Microsoft Corp. eclipsed profit and sales estimates and produced stronger-than-expected revenue across all of its business segments in an earnings report Tuesday, but shares still dipped initially after the results were released.
reported fiscal third-quarter earnings of $16.73 billion, or $2.22 a share, up from $2.03 a share a year ago. Revenue increased to $49.36 billion from $41.71 billion in the same period last year. Analysts on average were expecting earnings of $2.19 a share on sales of $49 billion, according to FactSet.
Microsoft shares dipped more than 2% in after-hours trading immediately following the release of the results, but then bounced back to slight gains in choppy action. The stock had closed with a 3.7% decrease at $270.22.
Microsoft’s software business increased sales by more than $2 billion after the company substantially raised prices across the board on its popular Office 365 suite of products for the first time since moving to a cloud offering for it a decade ago. Sales in the “Productivity and Business Solutions” segment increased to $15.79 billion from $13.55 billion a year ago, while analysts on average were expecting $15.75 billion, according to FactSet.
The Office 365 price increase, announced last year, was supposed to go into effect at the beginning of March, but the company delayed the price increase for some customers. The actual result of the price increase could be hard to parse until Microsoft issues financial guidance, which typically happens in the company’s conference call. Jefferies analysts noted that customers may have jumped to lock in the lower prices by signing new deals before the price increase, which would be a boon for the third quarter, but could weigh on the company’s forecast for the rest of the year.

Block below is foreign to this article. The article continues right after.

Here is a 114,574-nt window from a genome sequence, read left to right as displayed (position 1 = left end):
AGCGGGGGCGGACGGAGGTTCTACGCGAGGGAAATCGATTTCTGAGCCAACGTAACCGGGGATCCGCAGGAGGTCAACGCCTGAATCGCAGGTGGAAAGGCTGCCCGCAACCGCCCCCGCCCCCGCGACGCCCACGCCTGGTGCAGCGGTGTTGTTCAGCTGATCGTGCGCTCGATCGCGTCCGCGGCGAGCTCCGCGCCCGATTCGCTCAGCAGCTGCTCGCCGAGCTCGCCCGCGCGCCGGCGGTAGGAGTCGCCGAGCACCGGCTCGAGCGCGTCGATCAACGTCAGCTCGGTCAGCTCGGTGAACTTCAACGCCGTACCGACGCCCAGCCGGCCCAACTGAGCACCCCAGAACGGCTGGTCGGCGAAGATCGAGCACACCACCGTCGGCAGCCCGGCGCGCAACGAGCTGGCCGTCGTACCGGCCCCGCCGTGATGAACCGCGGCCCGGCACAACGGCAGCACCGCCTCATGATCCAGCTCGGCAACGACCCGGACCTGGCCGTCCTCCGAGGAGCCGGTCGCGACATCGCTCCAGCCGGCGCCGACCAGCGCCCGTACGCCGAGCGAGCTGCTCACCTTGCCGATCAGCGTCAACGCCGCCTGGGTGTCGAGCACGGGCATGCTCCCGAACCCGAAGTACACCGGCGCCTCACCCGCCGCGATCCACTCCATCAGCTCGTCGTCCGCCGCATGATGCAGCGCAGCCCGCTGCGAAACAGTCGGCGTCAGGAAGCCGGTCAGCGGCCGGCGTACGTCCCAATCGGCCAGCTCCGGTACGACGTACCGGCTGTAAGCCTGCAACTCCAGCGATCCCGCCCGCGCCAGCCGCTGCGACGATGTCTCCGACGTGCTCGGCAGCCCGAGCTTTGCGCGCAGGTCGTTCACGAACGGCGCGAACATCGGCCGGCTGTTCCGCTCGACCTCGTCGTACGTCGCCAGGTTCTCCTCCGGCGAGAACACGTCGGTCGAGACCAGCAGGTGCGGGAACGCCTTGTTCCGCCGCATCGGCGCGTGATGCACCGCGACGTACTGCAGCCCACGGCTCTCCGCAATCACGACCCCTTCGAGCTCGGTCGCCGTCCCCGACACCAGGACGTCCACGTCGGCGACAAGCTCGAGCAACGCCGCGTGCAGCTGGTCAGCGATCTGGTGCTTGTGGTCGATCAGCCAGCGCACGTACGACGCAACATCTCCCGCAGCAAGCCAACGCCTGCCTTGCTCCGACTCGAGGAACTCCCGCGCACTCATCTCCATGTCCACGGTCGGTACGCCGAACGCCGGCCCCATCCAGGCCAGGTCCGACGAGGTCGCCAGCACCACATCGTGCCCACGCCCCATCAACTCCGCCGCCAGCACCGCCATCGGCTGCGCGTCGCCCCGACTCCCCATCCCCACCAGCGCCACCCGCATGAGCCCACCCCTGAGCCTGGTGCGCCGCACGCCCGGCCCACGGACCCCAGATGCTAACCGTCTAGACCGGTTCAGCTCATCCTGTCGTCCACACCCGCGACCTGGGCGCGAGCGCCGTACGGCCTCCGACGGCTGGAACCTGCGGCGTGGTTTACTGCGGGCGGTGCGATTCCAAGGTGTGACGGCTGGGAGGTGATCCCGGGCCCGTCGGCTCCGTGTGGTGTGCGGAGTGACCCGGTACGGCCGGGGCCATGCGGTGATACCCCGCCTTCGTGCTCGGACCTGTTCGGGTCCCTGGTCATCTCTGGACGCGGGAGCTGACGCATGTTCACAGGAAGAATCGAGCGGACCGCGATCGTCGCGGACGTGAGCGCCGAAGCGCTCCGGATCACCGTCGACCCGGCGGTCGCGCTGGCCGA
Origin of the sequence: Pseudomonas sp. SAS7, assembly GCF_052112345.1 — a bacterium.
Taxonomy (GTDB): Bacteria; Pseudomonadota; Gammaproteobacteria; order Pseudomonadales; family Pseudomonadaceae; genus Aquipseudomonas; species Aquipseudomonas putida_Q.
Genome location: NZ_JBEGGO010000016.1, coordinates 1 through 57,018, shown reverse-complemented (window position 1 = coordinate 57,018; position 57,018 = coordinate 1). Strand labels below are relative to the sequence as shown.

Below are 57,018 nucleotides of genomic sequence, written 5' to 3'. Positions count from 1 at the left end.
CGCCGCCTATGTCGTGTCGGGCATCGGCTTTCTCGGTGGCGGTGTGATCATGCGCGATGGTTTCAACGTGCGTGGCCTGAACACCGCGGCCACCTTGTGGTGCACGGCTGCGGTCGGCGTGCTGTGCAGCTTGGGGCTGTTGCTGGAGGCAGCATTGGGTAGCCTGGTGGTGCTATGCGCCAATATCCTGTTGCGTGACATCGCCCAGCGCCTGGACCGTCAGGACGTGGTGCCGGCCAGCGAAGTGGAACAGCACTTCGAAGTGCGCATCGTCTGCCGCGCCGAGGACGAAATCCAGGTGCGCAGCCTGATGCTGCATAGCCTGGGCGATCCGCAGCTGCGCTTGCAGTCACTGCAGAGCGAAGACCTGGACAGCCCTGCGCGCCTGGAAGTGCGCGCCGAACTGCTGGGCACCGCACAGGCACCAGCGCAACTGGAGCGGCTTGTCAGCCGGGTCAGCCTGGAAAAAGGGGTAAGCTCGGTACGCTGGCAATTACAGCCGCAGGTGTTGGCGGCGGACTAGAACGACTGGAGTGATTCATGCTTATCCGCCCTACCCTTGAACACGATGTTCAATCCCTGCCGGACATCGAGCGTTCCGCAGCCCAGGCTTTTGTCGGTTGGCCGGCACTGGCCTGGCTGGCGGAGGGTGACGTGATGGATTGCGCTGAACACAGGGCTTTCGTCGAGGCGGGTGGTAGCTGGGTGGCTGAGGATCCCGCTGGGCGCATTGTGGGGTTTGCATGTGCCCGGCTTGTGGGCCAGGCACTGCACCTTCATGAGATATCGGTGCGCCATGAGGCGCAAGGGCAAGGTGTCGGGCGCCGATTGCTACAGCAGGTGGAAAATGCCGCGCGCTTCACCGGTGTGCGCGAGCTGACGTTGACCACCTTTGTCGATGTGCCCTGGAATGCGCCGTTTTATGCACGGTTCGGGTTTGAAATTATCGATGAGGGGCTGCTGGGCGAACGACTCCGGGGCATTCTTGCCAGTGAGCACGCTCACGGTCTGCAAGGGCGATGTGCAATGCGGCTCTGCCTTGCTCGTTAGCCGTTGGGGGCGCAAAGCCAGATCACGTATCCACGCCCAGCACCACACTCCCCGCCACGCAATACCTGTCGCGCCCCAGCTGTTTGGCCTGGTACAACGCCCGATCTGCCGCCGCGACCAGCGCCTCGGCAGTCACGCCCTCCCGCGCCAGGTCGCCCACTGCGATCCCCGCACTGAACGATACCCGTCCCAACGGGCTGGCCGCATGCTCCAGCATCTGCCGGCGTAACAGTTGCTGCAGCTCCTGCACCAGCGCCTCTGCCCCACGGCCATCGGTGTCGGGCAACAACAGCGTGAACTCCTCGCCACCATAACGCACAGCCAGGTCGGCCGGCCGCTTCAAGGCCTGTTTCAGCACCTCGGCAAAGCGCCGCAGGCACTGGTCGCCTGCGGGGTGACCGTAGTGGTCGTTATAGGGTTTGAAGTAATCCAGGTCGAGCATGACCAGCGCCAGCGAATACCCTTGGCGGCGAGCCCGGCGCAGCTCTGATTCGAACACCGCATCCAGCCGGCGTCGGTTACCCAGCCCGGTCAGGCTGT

“Office may have benefited from a pull-forward given the price increases went into effect March 1, as some customers may have renewed before the increase. This strength may be a potential risk for Office upside the rest of this calendar year,” the analysts wrote in an April 18 note, while maintaining a buy rating and $400 price target.
Microsoft’s most lucrative segment is “Intelligent Cloud,” which includes its Azure cloud-computing product as well as sales of servers and other on-premises products. The cloud segment reported revenue of $19.05 billion, up from $15.19 billion a year ago, while analysts on average were predicting $18.89 billion. Microsoft said Azure revenue increased by 46%; the company does not break out revenue specifically for Azure, even though rivals Amazon.com Inc.
and Alphabet Inc.
state sales for their competitive platforms, Amazon Web Services and Google Cloud, respectively.
Microsoft’s “More Personal Computing” segment grew to sales of $14.52 billion from $13.04 billion a year ago, despite fears that a pandemic boom in personal-computer sales has come to an end. Analysts had predicted sales of $14.3 billion on average, and forecasts for the fourth quarter suggest slower growth in the segment is on the horizon.
Microsoft executives plan to host a conference call at 5:30 p.m. Eastern, which is typically when they share their forecast, which has been known to be the driving force behind stock movement in the wake of an earnings report for the company. Three months ago, for instance, Microsoft stock reversed a post-earnings decline after their guidance topped expectations.
Microsoft shares have fallen 19.7% so far this year, as the S&P 500 index
has declined 9.9%. The decline has Microsoft in danger of falling lower than a $2 billion market capitalization for the first time since June 2021, according to FactSet data; at the closing price, Microsoft had a valuation of about $2.03 trillion.